TR One of the works you made in the salt desert, Vanishing Traces, consisted of a spiral of balloons. You told me that Robert Smithson originally had wanted to create his Spiral Jetty, which is now in the Salt Lake in Utah, right there in Bolivia but experienced great difficulties.
SHG To be honest, at first I didn’t know he had wanted to work in Bolivia. I’ve always been fascinated by Smithson’s work – images of the Spiral Jetty are in the back of my mind. The Turnpike in New Jersey is not far away from New York, and during the time I was living there, I felt a strong involvement with that work. To me, the way in which these artists worked, including also Gordon Matta Clark, represents the fundamentals of sculpture. The large-scale approach is very American. There is so much space there; during the seventies the artists used it as if nature were inexhaustible. You could put your mark everywhere. That would be not possible any more. I don’t want to burden nature with the materials I use. The weather balloons dissolve with time. The title Vanishing Traces leaves little doubt as to that, I’d say.
Ana Mendieta is another artist whose work intrigues me. I love the way in which she managed to speak a very powerful language by placing her body in nature, very intimately, discreetly and in ways that are almost endearingly direct. Mendieta did her performances without an audience, just infront of the camera’s eye. During that same era, her male colleagues were producing grandiose works of Land Art. I feel a certain affinity with her because her work was temporary and ephemeral. Yet whereas she was driven by a deep anger and sense of displacement, I am motivated by a desire to embrace and celebrate nature.
TR The first time you visited the salt plains high up in Bolivia you went there with Gastón Ugalde. Each time it was quite an expedition, on which you brought all kinds of props. Do you embark on such a trip with a clearly defined plan?
SHG You never know beforehand which intervention or performance will work well visually. Sometimes your plan will have to be changed around completely. Contrary to expectations, the green inflatable boats we brought did not have the desired effect against the background of the green lake. I was later able to use them in a different way. Many ideas simply emerged on site. A lot depends on the weather conditions. I prefer great clarity and cloudless skies, but those aren’t always available. Then you have to try again later. I usually stay in a particulair area for several months. There’s a period when there’s a layer of water on the salt in the salt desert, which produces a fascinating reflection. At some other point I had a stroke of luck when a flock of flamingos flew over. If you manage to capture those birds sideways, every body gets a kick out of it. It was an event we really celebrated.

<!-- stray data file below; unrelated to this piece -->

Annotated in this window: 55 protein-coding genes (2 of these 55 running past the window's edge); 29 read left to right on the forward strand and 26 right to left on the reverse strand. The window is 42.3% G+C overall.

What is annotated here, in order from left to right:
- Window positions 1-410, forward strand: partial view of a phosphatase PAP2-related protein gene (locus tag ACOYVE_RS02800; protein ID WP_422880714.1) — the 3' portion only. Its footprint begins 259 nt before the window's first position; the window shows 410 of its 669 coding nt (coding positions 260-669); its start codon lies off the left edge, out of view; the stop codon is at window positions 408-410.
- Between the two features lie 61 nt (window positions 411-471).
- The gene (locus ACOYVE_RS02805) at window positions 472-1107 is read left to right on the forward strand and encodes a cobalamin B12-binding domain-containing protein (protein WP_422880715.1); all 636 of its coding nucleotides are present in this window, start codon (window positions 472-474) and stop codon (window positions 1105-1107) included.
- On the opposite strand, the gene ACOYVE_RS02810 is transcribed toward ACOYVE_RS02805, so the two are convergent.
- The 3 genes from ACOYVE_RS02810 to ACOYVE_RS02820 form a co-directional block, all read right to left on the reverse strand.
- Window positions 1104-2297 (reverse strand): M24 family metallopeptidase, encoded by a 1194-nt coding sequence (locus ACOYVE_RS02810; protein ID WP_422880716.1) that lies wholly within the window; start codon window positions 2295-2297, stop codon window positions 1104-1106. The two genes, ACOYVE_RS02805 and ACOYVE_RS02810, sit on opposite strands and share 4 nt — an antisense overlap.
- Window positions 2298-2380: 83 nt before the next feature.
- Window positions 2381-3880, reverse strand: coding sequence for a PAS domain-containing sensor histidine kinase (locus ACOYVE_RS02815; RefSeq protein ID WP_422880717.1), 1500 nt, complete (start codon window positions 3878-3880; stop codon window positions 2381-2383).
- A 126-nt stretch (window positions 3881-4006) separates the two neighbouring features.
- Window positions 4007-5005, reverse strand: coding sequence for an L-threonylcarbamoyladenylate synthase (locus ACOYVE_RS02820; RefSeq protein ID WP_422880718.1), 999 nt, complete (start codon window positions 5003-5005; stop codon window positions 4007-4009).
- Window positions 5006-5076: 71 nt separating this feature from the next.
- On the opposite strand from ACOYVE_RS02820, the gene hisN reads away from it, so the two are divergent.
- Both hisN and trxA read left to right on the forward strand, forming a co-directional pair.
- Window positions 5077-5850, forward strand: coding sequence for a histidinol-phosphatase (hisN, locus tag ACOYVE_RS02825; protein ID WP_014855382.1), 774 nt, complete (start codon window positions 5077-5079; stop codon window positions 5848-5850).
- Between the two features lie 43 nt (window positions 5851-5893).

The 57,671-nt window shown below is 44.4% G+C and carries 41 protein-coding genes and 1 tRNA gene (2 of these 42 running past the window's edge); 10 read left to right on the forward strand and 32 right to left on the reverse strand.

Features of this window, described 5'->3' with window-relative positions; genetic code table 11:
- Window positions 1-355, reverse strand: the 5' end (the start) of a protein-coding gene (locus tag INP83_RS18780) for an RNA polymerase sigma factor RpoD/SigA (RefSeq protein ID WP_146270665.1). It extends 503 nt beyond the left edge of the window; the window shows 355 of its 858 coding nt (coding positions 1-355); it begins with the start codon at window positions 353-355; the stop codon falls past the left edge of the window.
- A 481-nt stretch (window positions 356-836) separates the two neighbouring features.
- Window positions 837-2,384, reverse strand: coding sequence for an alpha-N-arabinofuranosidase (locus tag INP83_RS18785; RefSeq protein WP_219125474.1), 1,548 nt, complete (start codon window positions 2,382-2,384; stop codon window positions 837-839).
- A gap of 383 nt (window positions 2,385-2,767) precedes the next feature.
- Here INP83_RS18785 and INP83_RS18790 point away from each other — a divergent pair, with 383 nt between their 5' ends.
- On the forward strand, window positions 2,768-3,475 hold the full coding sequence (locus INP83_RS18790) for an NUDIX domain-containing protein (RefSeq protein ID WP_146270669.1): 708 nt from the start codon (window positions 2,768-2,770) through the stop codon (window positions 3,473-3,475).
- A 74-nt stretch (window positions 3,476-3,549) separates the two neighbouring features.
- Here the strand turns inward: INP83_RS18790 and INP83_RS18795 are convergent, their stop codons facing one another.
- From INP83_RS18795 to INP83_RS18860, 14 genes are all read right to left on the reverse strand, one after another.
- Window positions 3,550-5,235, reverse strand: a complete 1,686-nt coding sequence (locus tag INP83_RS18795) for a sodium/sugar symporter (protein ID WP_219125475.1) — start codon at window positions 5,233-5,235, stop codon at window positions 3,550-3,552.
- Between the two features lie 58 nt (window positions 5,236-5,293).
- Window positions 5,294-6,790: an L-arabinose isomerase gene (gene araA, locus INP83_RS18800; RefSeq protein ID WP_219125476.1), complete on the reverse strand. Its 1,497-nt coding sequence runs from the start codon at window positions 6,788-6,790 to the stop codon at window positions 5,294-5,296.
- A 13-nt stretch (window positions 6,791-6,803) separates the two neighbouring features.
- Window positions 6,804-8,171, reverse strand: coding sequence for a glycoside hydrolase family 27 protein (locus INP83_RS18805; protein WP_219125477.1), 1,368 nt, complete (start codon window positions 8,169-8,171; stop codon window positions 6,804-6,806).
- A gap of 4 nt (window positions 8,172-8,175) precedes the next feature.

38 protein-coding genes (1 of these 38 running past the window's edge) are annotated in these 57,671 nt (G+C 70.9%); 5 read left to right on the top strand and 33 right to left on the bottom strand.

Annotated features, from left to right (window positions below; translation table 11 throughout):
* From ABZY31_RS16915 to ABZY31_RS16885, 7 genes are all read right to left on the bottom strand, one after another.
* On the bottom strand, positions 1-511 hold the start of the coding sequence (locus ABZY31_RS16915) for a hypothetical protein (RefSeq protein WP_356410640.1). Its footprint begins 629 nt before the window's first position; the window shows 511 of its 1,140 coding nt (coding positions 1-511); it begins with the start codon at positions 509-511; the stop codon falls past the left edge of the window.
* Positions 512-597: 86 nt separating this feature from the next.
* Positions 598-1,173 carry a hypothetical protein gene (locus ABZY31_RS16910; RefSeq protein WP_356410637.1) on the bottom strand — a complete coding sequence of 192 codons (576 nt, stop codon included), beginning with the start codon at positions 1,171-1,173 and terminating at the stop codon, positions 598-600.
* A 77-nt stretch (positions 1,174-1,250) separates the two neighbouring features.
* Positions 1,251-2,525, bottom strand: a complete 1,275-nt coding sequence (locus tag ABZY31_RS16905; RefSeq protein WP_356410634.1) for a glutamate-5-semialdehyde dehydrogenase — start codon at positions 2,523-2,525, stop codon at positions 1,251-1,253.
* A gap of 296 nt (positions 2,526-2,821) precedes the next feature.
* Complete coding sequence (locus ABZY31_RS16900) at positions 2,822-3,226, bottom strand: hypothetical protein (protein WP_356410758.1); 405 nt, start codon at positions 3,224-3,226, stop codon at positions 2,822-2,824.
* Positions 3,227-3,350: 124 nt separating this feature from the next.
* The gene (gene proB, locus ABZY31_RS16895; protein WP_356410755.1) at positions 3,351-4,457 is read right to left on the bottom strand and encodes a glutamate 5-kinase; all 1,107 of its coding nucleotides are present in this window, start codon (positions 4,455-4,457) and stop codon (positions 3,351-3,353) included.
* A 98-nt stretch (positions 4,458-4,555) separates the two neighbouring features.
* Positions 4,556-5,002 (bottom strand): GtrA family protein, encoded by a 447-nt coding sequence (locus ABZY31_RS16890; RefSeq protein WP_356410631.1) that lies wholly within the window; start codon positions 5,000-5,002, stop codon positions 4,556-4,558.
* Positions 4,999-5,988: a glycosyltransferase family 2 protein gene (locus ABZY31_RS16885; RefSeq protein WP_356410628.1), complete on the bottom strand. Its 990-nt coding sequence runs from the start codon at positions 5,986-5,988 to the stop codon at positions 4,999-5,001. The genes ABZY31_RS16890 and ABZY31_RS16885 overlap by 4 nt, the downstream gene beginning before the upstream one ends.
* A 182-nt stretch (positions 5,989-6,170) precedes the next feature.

TR In 2006 your stay at Ineke Gudmundsson’s Chinese European Art Center resulted in a totally different set of photographs. In China too, you were looking for primordial characteristics and for nature-related ways of living.
SHG I was at an artist-in-residency in Xiamen, which, although it is a relatively small city, has a strong urban character. I soon wanted to explore the rest of the province. In Fujiian there are still a lot of classical roofs. They reminded me of boats. Thinking of my Iceland series, I wanted to place girls on a roof like that, making it seem as if they could paddle away any minute. Besides, I made a lot of vases. I worked fireworks into them and made them explode in wet clay, which resulted in unpredictable shapes. Of course, that is not a very customary way of working in a Chinese porcelain factory. My most unique experience were the weeks when I was a guest with a potter family on a remote mountain. Having breakfast with the family at six-thirty in the morning was an adventure because you witnessed how the members of such a family treat eachother and how they are satisfied with the limited, scarce meals of fat and a kind of grass. You get a better idea of what it means to be in China. During all my travels, I prefer staying at people’s homes, so that you get an impression of their daily lives. I try to adapt and be as undemanding as possible. And if there’s no food, that is simply bad luck. If your intentions are not pure, you won’t pull it off.